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RT : With parties on both sides of the debate unveiling celebrity candidates, how seriously do voters take their…
Brexit  from twitter_favs
just now by antaldaniel
What’s happening on Brexit? - The Washington Post
What to do about Europe overwhelms U.K. views on almost everything else.
news.analysis  brexit 
9 hours ago by noiseguy
Boris Johnson Is in Trouble With Brexit. Many Voters Don'€™t Mind. - The New York Times
Despite multiple setbacks, Boris Johnson could still win a general election. Analysts say that, like President Trump, he has played to his core.
government  brexit 
10 hours ago by noiseguy
Found this on Facebook
selling a Do and Die that will kill off farming across the nation…
Brexit  from twitter_favs
17 hours ago by kexrex
. & need policies for a post- election. Much as I desire , I suspect Boris will fin…
remain  brexit  from twitter
21 hours ago by ianjindal
The language of Brexit ‘betrayal’ is poisoning politics | Jonathan Lis | Opinion | The Guardian
First, the facts. Corbyn’s position on Brexit has transformed over the past two years. At the time of the 2017 general election Labour was not committing to the single market, customs union or even a transition period. Now it guarantees a referendum that will, in all circumstances, include an option to remain in the EU. It is a curious form of betrayal that offers the people being betrayed exactly what they were demanding.

This is, of course, not to spare Corbyn legitimate criticism. Labour’s path to this referendum pledge has been slow and tortuous. Its language has been consistently murky and ambiguous. The long-standing policy of triangulation has confused and alienated both leavers and remainers. Even now, many voters are bemused by the notion that the party might renegotiate Brexit and then campaign against its own deal. Corbyn’s refusal, at this stage, to personally endorse either option has provoked further opprobrium.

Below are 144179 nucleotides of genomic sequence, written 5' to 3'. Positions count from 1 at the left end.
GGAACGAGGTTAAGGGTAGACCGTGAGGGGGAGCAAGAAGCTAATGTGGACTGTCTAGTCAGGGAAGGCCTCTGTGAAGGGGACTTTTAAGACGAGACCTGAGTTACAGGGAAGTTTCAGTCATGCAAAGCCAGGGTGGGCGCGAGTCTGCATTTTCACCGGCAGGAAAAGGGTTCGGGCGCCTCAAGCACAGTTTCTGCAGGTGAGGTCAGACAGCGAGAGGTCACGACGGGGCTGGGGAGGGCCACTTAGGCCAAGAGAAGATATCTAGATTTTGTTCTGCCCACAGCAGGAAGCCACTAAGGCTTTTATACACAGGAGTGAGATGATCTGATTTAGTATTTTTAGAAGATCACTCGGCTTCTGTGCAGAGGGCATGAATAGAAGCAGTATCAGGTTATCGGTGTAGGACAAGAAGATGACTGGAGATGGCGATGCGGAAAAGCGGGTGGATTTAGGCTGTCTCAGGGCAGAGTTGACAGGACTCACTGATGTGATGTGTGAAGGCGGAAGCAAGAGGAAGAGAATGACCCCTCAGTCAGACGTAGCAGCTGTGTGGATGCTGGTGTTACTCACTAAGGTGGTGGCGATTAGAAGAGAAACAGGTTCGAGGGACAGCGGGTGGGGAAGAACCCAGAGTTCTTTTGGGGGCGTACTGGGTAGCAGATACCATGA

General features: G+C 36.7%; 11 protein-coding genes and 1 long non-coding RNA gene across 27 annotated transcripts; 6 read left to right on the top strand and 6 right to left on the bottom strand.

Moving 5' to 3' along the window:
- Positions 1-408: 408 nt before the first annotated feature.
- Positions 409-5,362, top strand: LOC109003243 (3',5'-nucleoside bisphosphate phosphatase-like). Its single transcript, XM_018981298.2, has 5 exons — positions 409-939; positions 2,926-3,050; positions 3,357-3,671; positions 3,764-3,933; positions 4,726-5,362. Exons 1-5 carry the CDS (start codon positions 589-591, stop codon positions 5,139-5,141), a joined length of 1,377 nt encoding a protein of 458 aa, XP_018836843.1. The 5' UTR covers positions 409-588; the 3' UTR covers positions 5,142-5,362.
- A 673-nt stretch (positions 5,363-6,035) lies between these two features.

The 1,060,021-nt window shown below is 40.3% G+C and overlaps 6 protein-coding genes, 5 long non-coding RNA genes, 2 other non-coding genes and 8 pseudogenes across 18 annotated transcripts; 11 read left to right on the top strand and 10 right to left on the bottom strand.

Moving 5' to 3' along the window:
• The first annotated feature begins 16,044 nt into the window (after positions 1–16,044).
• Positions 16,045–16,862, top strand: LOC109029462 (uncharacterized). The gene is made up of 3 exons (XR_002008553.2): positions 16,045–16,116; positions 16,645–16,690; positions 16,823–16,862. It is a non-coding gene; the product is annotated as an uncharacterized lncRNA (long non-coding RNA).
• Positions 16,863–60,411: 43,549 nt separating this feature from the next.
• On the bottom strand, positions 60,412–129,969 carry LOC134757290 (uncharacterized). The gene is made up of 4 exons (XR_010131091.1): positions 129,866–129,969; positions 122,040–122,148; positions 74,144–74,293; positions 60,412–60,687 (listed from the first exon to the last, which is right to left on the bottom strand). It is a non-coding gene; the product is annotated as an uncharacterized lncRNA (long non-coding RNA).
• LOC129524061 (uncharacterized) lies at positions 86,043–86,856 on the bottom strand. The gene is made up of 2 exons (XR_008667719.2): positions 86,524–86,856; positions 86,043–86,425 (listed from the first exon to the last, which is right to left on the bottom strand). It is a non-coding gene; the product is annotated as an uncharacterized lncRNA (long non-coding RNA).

The problem for Corbyn is that his tactics are at the same time sensible and unsustainable. It is entirely reasonable to seek to adapt a Brexit deal to suit his party’s priorities before putting that to the people, yet on the doorsteps it could sound ridiculous. It is, furthermore, a respectable ambition to stay above the fray during a profoundly divisive referendum campaign, but also absurd that a government might call a vote of such generational importance and not adopt a firm stance in either direction.

It is, in the end, inconceivable that Corbyn could remain officially neutral for a referendum. A Labour-led government would be compelled by its members and voters to support remain, and its leader could not diverge. But even if he did, that would represent a compromise and not a betrayal. Our fundamental problem is we have lost the ability to distinguish between the two.
UK  politics  Brexit  rhetoric  discourse  language  betrayal  LiberalDemocratParty  LabourParty  CorbynJeremy  Remain  referendum  neutrality  compromise 
yesterday by petej
Brexit: The perils of progress on the backstop
@tconnellyrte is not convinced that we are much closer to a solution.
eu  brexit  ukpolitics 
yesterday by nwlinks
Looks like Thomas Cook is going bust with the loss of 22,000 jobs thanks to uncertainty.

Well done…
Brexit  from twitter_favs
yesterday by sabatini

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